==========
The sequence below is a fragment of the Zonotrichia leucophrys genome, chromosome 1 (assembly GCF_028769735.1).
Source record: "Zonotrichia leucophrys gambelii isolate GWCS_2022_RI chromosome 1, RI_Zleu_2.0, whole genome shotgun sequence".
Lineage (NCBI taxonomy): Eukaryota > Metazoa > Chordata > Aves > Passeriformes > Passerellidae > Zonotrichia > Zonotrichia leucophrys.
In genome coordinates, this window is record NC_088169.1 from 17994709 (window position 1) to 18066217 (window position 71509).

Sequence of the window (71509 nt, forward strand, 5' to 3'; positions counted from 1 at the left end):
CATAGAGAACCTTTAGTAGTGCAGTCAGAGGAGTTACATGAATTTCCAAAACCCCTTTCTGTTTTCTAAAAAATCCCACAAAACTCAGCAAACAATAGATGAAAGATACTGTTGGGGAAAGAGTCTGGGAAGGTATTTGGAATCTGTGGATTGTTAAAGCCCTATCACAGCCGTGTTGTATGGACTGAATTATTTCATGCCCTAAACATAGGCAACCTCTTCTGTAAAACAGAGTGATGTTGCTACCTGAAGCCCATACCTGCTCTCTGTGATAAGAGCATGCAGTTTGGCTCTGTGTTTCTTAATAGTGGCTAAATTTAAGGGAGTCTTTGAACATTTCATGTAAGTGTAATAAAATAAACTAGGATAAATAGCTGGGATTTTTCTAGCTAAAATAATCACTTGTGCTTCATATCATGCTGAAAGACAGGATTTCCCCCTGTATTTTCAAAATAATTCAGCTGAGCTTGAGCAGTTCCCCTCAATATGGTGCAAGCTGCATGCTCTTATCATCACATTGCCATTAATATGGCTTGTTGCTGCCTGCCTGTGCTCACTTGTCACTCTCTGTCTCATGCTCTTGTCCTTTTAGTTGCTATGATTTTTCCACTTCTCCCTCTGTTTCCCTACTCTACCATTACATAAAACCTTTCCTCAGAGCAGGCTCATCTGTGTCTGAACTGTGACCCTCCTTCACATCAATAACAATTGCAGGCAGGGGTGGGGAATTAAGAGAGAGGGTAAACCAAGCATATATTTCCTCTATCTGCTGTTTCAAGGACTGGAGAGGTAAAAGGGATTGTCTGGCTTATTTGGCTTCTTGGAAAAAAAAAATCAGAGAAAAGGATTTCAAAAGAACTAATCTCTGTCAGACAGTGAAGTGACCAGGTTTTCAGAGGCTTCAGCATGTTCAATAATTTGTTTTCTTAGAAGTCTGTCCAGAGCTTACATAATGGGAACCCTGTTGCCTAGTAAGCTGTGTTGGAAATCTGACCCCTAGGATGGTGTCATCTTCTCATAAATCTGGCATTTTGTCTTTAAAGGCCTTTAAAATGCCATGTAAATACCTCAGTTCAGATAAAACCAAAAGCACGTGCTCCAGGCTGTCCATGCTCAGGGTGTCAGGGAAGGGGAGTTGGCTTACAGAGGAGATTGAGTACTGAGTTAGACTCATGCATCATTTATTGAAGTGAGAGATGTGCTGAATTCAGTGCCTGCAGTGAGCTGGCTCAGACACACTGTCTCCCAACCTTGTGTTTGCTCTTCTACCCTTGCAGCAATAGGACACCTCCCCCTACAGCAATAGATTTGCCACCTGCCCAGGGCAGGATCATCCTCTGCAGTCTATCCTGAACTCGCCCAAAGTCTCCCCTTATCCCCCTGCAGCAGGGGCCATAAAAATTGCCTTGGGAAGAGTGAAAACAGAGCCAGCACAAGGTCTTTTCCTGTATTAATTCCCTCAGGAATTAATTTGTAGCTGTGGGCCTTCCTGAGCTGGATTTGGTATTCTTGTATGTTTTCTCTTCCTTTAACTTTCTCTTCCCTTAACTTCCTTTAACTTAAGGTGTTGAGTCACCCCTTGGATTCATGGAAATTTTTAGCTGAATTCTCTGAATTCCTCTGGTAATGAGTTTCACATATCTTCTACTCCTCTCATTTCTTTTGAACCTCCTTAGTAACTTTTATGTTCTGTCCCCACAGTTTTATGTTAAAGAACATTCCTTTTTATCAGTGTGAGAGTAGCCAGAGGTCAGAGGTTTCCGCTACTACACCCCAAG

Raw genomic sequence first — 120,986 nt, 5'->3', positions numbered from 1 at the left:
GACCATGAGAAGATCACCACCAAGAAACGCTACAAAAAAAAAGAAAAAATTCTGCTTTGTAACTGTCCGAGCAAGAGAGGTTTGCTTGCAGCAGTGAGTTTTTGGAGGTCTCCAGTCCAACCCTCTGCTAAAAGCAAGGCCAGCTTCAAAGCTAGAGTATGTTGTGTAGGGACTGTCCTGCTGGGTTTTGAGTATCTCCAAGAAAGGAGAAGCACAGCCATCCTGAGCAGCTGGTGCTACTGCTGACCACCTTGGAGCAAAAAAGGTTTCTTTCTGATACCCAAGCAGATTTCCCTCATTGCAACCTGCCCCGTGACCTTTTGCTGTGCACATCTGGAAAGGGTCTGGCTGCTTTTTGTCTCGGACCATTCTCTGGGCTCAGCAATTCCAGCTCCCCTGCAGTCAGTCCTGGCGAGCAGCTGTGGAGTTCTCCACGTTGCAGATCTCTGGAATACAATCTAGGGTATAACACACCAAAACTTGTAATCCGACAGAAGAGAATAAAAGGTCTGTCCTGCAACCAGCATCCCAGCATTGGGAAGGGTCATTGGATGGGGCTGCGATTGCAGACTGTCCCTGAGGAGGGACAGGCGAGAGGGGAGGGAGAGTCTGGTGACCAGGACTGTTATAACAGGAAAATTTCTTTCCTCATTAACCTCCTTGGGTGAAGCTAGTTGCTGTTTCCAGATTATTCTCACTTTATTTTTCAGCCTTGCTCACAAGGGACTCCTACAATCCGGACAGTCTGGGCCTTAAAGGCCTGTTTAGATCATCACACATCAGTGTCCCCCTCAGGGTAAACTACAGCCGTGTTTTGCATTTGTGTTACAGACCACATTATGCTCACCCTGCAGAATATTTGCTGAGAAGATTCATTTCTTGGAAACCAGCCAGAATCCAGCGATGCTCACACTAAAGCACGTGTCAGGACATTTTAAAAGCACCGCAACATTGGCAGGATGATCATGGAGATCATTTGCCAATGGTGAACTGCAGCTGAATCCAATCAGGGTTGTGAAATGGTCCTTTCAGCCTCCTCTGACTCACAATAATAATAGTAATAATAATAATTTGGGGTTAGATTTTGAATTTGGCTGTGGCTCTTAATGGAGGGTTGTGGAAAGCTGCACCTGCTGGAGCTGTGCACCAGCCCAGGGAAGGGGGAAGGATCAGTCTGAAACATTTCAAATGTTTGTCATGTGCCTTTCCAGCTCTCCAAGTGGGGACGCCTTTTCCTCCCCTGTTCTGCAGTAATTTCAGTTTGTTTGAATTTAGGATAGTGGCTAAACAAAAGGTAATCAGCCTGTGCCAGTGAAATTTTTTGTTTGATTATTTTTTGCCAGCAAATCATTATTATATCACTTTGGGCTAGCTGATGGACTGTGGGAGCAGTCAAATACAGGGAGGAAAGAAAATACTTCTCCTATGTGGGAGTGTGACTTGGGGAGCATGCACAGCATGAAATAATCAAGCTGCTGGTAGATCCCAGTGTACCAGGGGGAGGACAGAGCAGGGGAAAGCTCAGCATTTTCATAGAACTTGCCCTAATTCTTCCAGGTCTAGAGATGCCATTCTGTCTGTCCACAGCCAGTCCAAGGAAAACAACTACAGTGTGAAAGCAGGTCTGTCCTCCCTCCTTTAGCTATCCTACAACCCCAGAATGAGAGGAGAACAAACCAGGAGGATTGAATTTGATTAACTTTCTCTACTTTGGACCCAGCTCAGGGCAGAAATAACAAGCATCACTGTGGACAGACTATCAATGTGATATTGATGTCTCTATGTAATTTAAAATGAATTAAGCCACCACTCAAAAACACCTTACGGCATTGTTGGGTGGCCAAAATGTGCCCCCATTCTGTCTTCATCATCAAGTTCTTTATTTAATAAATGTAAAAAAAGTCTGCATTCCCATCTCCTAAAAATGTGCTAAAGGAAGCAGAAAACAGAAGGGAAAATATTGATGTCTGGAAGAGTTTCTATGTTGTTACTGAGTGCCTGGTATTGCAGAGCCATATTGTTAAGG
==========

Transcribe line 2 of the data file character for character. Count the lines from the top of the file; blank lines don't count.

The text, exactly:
Source record: "Zonotrichia leucophrys gambelii isolate GWCS_2022_RI chromosome 1, RI_Zleu_2.0, whole genome shotgun sequence".